In tough economic times, offhand comments by politicians and media pundits can have a profound impact on important segments of our economy. The meetings industry is one such segment that has experienced the sting of recent generalizations regarding meeting excesses. Read on to understand why you should care and whether there is turnaround on the way!
The U.S. trade show and event planning industry is a highly fragmented service industry comprised of meeting planners and suppliers who organize, design, promote, manage business and consumer trade shows, conferences, and meetings. The meetings industry has a direct impact on the airlines and the hotels, restaurants, sightseeing tours and economies in the cities that host meetings.
Unfortunately, in addition to facing a persistent recession, negative political and media comments have impacted the industry. One event planning company reported losing 90% of their scheduled events for 2009 after President Obama commented on Las Vegas meeting excesses. In response, associations have merged, meetings moved from resorts to less “lavish” properties, and meetings were consolidated or scheduled for fewer days.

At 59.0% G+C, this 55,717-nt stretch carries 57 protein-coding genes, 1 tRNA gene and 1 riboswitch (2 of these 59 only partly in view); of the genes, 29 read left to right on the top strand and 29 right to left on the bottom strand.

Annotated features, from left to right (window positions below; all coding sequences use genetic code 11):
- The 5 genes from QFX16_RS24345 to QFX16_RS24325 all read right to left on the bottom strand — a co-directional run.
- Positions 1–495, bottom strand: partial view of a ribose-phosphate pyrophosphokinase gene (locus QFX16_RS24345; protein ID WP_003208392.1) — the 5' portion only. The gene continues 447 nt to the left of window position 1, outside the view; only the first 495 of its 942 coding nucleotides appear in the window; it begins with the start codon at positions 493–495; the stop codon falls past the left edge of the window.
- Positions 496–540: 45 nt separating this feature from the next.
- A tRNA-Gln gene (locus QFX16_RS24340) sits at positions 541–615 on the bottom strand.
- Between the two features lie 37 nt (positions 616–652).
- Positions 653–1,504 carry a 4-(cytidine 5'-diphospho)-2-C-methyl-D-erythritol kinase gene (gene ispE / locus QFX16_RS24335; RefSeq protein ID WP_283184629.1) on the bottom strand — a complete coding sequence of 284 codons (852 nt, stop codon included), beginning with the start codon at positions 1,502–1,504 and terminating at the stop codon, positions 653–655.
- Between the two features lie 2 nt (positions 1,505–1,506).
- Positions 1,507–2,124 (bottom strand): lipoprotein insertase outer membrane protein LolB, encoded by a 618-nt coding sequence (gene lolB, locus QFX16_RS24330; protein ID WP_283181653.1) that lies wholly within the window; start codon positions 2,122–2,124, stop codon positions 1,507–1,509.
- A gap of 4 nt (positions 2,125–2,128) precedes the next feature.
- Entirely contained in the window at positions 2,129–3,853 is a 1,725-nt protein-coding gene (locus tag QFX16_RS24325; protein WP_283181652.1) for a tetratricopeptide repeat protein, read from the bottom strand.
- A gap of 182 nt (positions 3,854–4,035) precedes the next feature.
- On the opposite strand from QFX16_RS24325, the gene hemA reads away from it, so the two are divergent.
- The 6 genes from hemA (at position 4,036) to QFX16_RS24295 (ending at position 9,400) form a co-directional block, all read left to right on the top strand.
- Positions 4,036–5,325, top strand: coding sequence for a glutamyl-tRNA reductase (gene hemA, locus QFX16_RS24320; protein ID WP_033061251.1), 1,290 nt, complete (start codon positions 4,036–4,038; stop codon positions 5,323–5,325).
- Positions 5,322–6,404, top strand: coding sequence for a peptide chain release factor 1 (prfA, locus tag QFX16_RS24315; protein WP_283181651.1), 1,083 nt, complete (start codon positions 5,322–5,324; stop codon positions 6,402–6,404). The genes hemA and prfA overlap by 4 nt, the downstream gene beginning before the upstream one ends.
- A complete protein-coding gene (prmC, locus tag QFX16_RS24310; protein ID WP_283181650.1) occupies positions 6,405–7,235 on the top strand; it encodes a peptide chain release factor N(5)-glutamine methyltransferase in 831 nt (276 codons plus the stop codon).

According to the CEIR Index published by the Center for Exhibition Industry Research, the exhibition industry suffered big declines in the first quarter of 2009, dropping 11.6 percent compared to the first quarter of 2008. In the first quarter, revenues were hardest hit, dropping 19.7 percent for the quarter, net square footage of exhibit space used fell 14.8 percent, and the number of exhibiting companies was down 10.4 percent.
With companies limiting convention attendance and tightening travel budgets, hotel revenue has declined 18.7 percent, occupancy dropped 10.9 percent and the average daily rate fell 8.7 percent for the first half of 2009 vs. the same period in 2008, according to data released by Smith Travel Research (STR). Senior STR VP Bobby Bowers said, "The first half of 2009 was, without question, one of the most challenging the U.S. lodging industry has experienced." STR is currently forecasting a total industry revenue decline of about 17 percent for full-year 2009."